I'm to tile a kitchen of an old (old old) house, farmers concrete with NO DPM, house has no dpc, stone walls. Area 17 sqm, waves up to 12 mm difference, to be finished with porcelain tile. This house has been diy'd by different individuals for over 60 years, such is the nature of the place I'm afraid. We lifted lino with rotten chipboard and a sheet of plastic (DPM) underneath. Concrete was fairly wet, now dried, at least on surface. The concrete is topped with a red pigmented screed around 10mm in thickness (picture where removed as it sounded hollow). Replacing slab is the last last option,as this is a diy and budget sensitive project.

Question: is it wise to remove the screed? How should I then proceed in preparing the subfloor for tiling? I've been through a multitude of options, these two stand out:

1. Keep the screed, Sbr slurry, level with SLC,tile with ditra, tile

2. Remove screed, install insulating waterproof backerboard like wedi or marmox on a bed of adhesive, tile.

There will be some moisture in the floor as it's just slab on ground (probably added by another diyer when I was not walking this earth yet. I'm worried that overt dampproofing will push moisture up the walls. And that a lack thereof will result in the tile setup fail.Can anyone advise please whether my suggested options are ok, or if there's an approach that I've missed and could deal with this better?

Thank you! Whenever you're reading this -have a good day :)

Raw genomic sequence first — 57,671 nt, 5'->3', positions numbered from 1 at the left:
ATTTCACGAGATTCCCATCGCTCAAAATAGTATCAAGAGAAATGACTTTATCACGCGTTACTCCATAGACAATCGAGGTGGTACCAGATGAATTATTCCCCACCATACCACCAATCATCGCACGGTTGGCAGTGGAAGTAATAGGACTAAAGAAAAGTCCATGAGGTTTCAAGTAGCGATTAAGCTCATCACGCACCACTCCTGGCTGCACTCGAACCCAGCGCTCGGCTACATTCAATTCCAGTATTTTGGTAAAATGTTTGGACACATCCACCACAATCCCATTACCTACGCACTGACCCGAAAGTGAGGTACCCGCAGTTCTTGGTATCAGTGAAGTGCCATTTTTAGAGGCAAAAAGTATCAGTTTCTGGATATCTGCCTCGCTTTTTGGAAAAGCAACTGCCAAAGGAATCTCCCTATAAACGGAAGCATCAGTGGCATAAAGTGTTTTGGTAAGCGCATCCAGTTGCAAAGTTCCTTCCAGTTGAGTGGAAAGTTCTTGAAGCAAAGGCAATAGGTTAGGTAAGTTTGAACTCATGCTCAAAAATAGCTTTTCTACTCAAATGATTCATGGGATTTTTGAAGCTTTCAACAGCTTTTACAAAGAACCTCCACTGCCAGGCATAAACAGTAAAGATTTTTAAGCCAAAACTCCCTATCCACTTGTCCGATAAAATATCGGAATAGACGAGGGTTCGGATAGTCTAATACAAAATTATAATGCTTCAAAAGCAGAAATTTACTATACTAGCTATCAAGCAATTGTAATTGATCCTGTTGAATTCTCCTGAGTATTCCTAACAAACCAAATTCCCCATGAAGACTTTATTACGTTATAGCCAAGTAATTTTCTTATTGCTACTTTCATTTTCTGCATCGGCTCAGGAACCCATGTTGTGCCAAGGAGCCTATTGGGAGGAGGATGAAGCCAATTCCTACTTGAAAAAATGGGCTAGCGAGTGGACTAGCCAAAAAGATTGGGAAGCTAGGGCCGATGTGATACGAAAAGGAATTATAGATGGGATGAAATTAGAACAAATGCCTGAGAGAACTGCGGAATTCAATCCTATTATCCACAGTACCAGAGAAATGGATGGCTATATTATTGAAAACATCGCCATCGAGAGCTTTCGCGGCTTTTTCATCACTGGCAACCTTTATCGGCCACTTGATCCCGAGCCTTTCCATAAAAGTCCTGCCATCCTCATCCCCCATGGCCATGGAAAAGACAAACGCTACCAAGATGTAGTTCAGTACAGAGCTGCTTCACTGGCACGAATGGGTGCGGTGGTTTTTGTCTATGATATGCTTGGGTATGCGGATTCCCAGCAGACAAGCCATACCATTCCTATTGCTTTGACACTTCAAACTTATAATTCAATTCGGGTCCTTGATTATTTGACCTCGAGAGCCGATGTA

View attachment 123887
Nothing lasts forever !! It is an old house that sounds like it needs some attention , you know what you should be doing ,but for some extra advice , concrete or screeds or brickwork etc that are at mercy of water for years , lose there strength as the cement and lime gets washed out , if the floor sounds bad then fix it
 
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Bod2021

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The best option which will last and not push damp into the walls is to remove as much old concrete / screed from the existing floor as possible and then to lay a new Limecrete floor, which will be vapour permeable, but should be topped with, for example, a breathable stone material, not porcelain

Another option is to remove at least 75mm of existing floor and add a DPM, topped with new, levelled and floated concrete or a compacted cement screed. Then you will need to address the walls by drilling along the bottom and injecting with a water-repellent. The floor can then be topped with any tiles, including porcelain, but the injected walls may need retreating after several years.
 
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Edwin Tintoe

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The best option which will last and not push damp into the walls is to remove as much old concrete / screed from the existing floor as possible and then to lay a new Limecrete floor, which will be vapour permeable, but should be topped with, for example, a breathable stone material, not porcelain

Another option is to remove at least 75mm of existing floor and add a DPM, topped with new, levelled and floated concrete or a compacted cement screed. Then you will need to address the walls by drilling along the bottom and injecting with a water-repellent. The floor can then be topped with any tiles, including porcelain, but the injected walls may need retreating after several years.
Thank you!